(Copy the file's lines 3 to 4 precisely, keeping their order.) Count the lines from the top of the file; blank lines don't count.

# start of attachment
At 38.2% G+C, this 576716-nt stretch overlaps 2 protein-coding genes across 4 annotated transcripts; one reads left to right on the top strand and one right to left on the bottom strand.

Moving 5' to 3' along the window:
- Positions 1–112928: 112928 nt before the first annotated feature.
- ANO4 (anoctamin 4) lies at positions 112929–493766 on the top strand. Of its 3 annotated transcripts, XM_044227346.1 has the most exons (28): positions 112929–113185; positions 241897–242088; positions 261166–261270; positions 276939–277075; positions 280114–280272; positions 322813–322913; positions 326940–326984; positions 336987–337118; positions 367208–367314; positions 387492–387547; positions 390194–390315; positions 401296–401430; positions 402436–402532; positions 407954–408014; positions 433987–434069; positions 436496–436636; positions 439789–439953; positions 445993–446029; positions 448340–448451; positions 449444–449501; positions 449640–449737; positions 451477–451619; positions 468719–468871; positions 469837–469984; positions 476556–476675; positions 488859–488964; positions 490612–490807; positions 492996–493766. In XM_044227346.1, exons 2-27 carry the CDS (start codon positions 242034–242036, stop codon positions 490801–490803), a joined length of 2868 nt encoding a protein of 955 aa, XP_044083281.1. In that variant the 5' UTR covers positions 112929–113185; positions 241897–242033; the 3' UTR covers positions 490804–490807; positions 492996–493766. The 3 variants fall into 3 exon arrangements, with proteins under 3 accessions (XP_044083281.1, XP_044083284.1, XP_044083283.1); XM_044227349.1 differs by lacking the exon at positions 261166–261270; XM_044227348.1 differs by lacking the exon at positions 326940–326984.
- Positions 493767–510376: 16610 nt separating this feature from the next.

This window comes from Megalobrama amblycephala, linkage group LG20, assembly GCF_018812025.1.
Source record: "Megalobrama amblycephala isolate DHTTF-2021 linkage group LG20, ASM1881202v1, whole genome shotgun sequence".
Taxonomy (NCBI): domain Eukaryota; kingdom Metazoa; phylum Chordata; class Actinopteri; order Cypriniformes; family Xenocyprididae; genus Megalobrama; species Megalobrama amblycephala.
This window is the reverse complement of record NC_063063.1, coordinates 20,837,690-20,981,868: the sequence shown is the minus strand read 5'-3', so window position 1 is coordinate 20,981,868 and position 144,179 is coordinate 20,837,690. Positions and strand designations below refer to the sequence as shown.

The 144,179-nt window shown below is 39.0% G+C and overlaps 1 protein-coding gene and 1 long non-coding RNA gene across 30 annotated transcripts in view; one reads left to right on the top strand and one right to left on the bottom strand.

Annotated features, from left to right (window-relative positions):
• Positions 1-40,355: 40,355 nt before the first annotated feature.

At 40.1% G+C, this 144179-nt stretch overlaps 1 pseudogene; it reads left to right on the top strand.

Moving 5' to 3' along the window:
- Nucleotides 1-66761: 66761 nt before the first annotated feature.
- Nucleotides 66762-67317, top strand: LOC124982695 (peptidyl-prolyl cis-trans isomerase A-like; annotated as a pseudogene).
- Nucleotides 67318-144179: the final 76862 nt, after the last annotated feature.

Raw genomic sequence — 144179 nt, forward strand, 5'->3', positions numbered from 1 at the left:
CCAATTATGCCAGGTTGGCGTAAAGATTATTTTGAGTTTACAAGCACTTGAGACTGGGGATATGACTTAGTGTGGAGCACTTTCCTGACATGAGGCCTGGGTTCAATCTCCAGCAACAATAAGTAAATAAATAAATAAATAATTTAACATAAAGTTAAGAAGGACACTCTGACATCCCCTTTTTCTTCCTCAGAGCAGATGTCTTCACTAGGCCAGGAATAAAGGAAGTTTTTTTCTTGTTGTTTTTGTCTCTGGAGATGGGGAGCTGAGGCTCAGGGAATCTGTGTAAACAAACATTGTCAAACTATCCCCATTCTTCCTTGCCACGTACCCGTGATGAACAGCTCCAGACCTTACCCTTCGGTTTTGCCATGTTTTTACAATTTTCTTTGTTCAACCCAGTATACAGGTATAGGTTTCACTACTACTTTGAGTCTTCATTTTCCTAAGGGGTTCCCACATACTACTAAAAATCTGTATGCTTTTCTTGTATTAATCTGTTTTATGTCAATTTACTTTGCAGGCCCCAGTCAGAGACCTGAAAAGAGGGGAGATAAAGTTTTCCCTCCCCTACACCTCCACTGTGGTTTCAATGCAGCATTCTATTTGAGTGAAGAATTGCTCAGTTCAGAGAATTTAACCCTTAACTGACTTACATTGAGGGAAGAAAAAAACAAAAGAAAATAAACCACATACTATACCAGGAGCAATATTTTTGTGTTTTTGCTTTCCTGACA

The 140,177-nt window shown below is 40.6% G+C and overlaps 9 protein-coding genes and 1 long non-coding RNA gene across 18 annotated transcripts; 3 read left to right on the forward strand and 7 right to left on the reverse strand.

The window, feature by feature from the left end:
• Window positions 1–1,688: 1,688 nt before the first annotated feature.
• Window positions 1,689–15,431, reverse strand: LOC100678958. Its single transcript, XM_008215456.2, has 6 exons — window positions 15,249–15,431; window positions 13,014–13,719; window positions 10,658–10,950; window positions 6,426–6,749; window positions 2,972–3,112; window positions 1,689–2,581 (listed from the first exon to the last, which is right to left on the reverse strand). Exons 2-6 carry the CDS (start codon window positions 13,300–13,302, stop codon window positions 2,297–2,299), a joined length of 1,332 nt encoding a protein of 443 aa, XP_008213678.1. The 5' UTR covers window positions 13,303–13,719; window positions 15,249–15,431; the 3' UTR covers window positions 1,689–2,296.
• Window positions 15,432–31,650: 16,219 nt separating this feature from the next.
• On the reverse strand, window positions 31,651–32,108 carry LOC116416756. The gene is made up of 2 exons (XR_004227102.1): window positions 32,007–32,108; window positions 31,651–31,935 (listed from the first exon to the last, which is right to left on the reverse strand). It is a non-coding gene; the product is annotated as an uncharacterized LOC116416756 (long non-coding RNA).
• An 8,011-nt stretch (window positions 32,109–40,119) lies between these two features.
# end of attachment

- Positions 1–112928: 112928 nt before the first annotated feature.
- ANO4 (anoctamin 4) lies at positions 112929–493766 on the top strand. Of its 3 annotated transcripts, XM_044227346.1 has the most exons (28): positions 112929–113185; positions 241897–242088; positions 261166–261270; positions 276939–277075; positions 280114–280272; positions 322813–322913; positions 326940–326984; positions 336987–337118; positions 367208–367314; positions 387492–387547; positions 390194–390315; positions 401296–401430; positions 402436–402532; positions 407954–408014; positions 433987–434069; positions 436496–436636; positions 439789–439953; positions 445993–446029; positions 448340–448451; positions 449444–449501; positions 449640–449737; positions 451477–451619; positions 468719–468871; positions 469837–469984; positions 476556–476675; positions 488859–488964; positions 490612–490807; positions 492996–493766. In XM_044227346.1, exons 2-27 carry the CDS (start codon positions 242034–242036, stop codon positions 490801–490803), a joined length of 2868 nt encoding a protein of 955 aa, XP_044083281.1. In that variant the 5' UTR covers positions 112929–113185; positions 241897–242033; the 3' UTR covers positions 490804–490807; positions 492996–493766. The 3 variants fall into 3 exon arrangements, with proteins under 3 accessions (XP_044083281.1, XP_044083284.1, XP_044083283.1); XM_044227349.1 differs by lacking the exon at positions 261166–261270; XM_044227348.1 differs by lacking the exon at positions 326940–326984.